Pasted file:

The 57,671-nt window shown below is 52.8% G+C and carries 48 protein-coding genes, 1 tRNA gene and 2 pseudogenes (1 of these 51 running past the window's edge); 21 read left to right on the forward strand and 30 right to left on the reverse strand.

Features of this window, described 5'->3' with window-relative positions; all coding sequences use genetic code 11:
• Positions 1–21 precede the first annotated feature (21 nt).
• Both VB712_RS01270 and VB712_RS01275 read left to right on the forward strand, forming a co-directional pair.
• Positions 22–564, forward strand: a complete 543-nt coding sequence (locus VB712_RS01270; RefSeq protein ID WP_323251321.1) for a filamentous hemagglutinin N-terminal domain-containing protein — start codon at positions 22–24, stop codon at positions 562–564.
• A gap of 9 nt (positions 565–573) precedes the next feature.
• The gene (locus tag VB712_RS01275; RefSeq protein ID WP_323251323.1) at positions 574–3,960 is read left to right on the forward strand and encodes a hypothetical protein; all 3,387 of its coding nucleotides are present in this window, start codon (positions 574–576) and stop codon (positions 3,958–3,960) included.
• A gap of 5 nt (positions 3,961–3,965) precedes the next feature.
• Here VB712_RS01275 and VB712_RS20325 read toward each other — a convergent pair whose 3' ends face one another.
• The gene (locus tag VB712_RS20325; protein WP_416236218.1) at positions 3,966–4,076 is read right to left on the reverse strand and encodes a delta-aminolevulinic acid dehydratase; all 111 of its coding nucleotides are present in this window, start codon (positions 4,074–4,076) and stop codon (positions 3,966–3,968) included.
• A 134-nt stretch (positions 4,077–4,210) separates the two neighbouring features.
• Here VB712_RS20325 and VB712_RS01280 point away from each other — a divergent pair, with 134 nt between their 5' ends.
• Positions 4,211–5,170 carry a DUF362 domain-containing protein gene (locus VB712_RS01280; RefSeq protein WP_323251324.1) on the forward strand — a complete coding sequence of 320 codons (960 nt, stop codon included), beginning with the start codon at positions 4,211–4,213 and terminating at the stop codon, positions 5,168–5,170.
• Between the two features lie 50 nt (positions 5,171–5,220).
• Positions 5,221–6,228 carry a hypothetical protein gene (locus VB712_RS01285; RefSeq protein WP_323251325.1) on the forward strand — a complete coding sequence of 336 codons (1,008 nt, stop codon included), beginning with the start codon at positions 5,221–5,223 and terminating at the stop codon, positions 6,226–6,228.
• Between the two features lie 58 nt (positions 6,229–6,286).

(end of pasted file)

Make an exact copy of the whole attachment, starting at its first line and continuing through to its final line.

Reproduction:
The 57,671-nt window shown below is 52.8% G+C and carries 48 protein-coding genes, 1 tRNA gene and 2 pseudogenes (1 of these 51 running past the window's edge); 21 read left to right on the forward strand and 30 right to left on the reverse strand.

Features of this window, described 5'->3' with window-relative positions; all coding sequences use genetic code 11:
• Positions 1–21 precede the first annotated feature (21 nt).
• Both VB712_RS01270 and VB712_RS01275 read left to right on the forward strand, forming a co-directional pair.
• Positions 22–564, forward strand: a complete 543-nt coding sequence (locus VB712_RS01270; RefSeq protein ID WP_323251321.1) for a filamentous hemagglutinin N-terminal domain-containing protein — start codon at positions 22–24, stop codon at positions 562–564.
• A gap of 9 nt (positions 565–573) precedes the next feature.
• The gene (locus tag VB712_RS01275; RefSeq protein ID WP_323251323.1) at positions 574–3,960 is read left to right on the forward strand and encodes a hypothetical protein; all 3,387 of its coding nucleotides are present in this window, start codon (positions 574–576) and stop codon (positions 3,958–3,960) included.
• A gap of 5 nt (positions 3,961–3,965) precedes the next feature.
• Here VB712_RS01275 and VB712_RS20325 read toward each other — a convergent pair whose 3' ends face one another.
• The gene (locus tag VB712_RS20325; protein WP_416236218.1) at positions 3,966–4,076 is read right to left on the reverse strand and encodes a delta-aminolevulinic acid dehydratase; all 111 of its coding nucleotides are present in this window, start codon (positions 4,074–4,076) and stop codon (positions 3,966–3,968) included.
• A 134-nt stretch (positions 4,077–4,210) separates the two neighbouring features.
• Here VB712_RS20325 and VB712_RS01280 point away from each other — a divergent pair, with 134 nt between their 5' ends.
• Positions 4,211–5,170 carry a DUF362 domain-containing protein gene (locus VB712_RS01280; RefSeq protein WP_323251324.1) on the forward strand — a complete coding sequence of 320 codons (960 nt, stop codon included), beginning with the start codon at positions 4,211–4,213 and terminating at the stop codon, positions 5,168–5,170.
• Between the two features lie 50 nt (positions 5,171–5,220).
• Positions 5,221–6,228 carry a hypothetical protein gene (locus VB712_RS01285; RefSeq protein WP_323251325.1) on the forward strand — a complete coding sequence of 336 codons (1,008 nt, stop codon included), beginning with the start codon at positions 5,221–5,223 and terminating at the stop codon, positions 6,226–6,228.
• Between the two features lie 58 nt (positions 6,229–6,286).